By Micha Green
Residents from D.C., Maryland and Virginia (DMV) are adversely being affected by the partial government shutdown, which President Donald Trump enforced after not receiving funding for his border wall. With the pain and suffering it is causing, major DMV leaders are asking President Trump to end the shutdown as it enters its third week.
“As the chief executives of the State of Maryland, Commonwealth of Virginia and the District of Columbia, we urge you to find a compromise to end the partial government shutdown,” Md. Gov. Larry Hogan, Va. Gov. Ralph Northam and D.C. Mayor Muriel Bowser wrote in a statement to President Trump and House and Senate leadership.
The three leaders emphasized the negative effects the shutdown inflicts on DMV residents, who account for 360,000 federal workers, many of whom work for those departments and agencies shutdown.
“As federal employees and contractors experience a sudden loss of income, this not only causes financial hardships for families, but also deals a significant blow to our region’s economy,” the leaders explained in the letter.
The DMV head leadership pointed out that families are getting caught up in a partisan political issue. “Hardworking federal employees and those who depend on them should not have to suffer because of this partisan standoff,” they wrote.
Beyond employees and their families, the DMV leadership also explained the danger the shutdown poses to the nation as a whole.
“A prolonged shutdown not only hurts our local economies and budgets, but also poses a threat to our natural resources, public health and safety,” they wrote. “In particular, the nation’s coasts and waterways are at risk with reduced Coast Guard capabilities and a closed Environmental Protection Agency.”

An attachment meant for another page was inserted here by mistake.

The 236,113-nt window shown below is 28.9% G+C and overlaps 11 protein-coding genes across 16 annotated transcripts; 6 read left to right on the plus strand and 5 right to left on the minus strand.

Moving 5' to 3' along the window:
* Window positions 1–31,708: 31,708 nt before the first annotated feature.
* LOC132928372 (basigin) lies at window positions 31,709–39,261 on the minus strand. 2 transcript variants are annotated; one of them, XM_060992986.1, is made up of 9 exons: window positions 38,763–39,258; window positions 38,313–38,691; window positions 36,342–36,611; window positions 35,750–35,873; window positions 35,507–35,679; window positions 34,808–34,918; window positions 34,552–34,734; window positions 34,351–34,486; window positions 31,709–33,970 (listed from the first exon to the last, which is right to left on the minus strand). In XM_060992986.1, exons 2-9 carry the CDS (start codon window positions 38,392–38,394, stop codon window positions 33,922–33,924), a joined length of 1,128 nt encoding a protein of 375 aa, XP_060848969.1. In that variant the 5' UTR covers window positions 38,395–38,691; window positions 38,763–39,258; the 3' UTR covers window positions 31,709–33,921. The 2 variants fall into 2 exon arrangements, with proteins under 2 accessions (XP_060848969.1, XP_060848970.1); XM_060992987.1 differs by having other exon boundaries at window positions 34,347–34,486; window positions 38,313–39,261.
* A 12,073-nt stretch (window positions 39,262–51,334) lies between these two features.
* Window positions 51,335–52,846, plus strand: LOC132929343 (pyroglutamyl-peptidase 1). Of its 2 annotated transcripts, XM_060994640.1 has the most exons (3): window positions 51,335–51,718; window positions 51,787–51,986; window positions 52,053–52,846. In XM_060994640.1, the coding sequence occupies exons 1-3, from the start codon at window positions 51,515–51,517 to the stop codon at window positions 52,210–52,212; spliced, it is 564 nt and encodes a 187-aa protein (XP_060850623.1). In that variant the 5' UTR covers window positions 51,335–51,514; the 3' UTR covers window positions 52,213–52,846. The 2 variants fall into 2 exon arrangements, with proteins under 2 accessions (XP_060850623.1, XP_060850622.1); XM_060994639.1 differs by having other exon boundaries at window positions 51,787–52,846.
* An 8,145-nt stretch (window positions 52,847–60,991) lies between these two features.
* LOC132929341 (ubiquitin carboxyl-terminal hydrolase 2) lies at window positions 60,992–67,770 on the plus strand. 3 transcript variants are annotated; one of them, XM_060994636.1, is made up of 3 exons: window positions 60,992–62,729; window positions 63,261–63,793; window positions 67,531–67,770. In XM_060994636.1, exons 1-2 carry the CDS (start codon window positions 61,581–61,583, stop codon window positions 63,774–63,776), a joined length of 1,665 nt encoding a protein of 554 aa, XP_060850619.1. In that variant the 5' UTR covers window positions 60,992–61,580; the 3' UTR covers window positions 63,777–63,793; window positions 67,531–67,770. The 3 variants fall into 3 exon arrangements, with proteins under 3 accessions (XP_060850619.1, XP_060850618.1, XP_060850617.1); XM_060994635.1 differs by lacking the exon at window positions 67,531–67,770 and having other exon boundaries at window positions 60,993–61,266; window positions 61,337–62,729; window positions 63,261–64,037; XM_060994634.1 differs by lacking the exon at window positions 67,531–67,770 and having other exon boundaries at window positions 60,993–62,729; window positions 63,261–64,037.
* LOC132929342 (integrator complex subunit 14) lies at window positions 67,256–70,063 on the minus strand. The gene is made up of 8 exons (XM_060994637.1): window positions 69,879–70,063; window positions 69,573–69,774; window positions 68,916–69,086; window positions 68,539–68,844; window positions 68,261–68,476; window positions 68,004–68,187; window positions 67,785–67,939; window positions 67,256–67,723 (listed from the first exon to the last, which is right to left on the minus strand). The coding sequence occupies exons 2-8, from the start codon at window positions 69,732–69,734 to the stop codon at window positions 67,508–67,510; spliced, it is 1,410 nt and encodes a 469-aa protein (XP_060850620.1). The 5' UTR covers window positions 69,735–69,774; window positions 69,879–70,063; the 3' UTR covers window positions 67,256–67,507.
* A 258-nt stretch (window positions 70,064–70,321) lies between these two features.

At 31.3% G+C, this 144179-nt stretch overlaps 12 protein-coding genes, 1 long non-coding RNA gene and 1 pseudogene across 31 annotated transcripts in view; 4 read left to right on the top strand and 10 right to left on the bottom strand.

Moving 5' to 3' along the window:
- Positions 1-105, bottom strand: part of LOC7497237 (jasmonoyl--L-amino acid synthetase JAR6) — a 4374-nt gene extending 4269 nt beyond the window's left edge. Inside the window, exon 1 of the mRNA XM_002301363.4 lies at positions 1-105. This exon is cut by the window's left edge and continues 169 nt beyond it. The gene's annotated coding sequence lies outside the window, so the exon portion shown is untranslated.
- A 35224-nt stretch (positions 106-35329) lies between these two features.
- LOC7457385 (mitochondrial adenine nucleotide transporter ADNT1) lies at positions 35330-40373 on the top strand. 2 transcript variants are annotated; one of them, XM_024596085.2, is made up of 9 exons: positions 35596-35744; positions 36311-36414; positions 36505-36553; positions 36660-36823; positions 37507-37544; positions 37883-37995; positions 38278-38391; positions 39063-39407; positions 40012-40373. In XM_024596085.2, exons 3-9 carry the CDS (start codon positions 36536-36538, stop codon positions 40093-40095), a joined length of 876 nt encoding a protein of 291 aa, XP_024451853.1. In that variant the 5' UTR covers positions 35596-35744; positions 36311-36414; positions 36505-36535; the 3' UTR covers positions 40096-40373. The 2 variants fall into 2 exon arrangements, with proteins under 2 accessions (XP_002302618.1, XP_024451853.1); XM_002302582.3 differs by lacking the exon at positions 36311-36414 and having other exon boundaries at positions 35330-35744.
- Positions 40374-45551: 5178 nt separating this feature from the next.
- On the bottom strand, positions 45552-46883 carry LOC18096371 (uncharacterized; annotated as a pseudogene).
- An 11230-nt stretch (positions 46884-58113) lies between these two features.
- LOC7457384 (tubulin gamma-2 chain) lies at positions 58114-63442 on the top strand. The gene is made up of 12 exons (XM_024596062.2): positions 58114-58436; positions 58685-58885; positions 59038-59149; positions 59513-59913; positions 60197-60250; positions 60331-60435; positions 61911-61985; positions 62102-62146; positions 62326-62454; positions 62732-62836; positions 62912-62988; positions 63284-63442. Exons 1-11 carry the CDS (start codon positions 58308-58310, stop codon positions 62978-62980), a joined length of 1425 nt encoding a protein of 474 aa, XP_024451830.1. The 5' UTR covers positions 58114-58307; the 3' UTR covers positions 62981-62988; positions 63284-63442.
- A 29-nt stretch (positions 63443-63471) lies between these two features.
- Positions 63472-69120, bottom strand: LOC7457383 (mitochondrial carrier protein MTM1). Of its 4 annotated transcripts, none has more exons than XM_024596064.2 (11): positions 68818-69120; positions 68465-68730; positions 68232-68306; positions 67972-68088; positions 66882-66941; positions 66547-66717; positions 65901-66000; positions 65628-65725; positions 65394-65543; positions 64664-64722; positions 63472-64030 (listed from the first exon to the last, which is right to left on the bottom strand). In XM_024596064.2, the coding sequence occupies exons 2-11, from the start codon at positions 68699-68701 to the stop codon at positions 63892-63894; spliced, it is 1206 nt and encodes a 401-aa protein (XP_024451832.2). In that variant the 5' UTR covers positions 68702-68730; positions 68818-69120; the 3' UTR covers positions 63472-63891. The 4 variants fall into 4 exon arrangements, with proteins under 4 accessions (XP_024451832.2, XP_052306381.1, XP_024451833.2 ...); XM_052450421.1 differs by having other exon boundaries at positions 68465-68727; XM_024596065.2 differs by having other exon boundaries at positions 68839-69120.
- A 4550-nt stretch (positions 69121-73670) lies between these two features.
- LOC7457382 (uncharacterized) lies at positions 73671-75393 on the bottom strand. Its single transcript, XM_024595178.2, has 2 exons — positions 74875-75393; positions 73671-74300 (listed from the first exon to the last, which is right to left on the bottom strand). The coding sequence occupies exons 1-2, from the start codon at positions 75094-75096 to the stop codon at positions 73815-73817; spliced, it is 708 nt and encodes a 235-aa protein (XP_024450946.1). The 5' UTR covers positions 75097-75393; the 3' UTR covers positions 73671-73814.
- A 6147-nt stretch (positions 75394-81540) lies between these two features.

Further, by nature of the shutdown, there are not sufficient employees to keep federal parks clean, thus, “our national parks are overflowing with trash and visitor safety is compromised,” the leaders wrote.
Despite the fact that certain local governments have stepped in to ensure continued service of the national parks, the leaders explained that the “public safety risk will only increase.”
The leaders warned against the mess of the shutdown piling up, like the trash at national parks. “With 9 out of 15 federal departments and dozens of agencies shuttered, similar disruptions and delays are occurring across the federal government. The longer the shutdown lasts, impacts will be more compounded on state and local budgets, important government services and the economy as possible,” Hogan, Northam and Bowser wrote. “Containing the damage starts with reopening the government as soon as possible.”
The nation’s capital region leaders concluded by asking the President and senior House and Senate leadership to consider the larger impact the shutdown has on the nation and its residents, calling the action an “unnecessary hardship on federal employees,” and said it “represents a failure of leadership.”
“We ask that you reach across the aisle to find an oath forward and end this stalemate today so the federal employees in our region and across the country can get back to work.”
This article originally appeared in The Afro.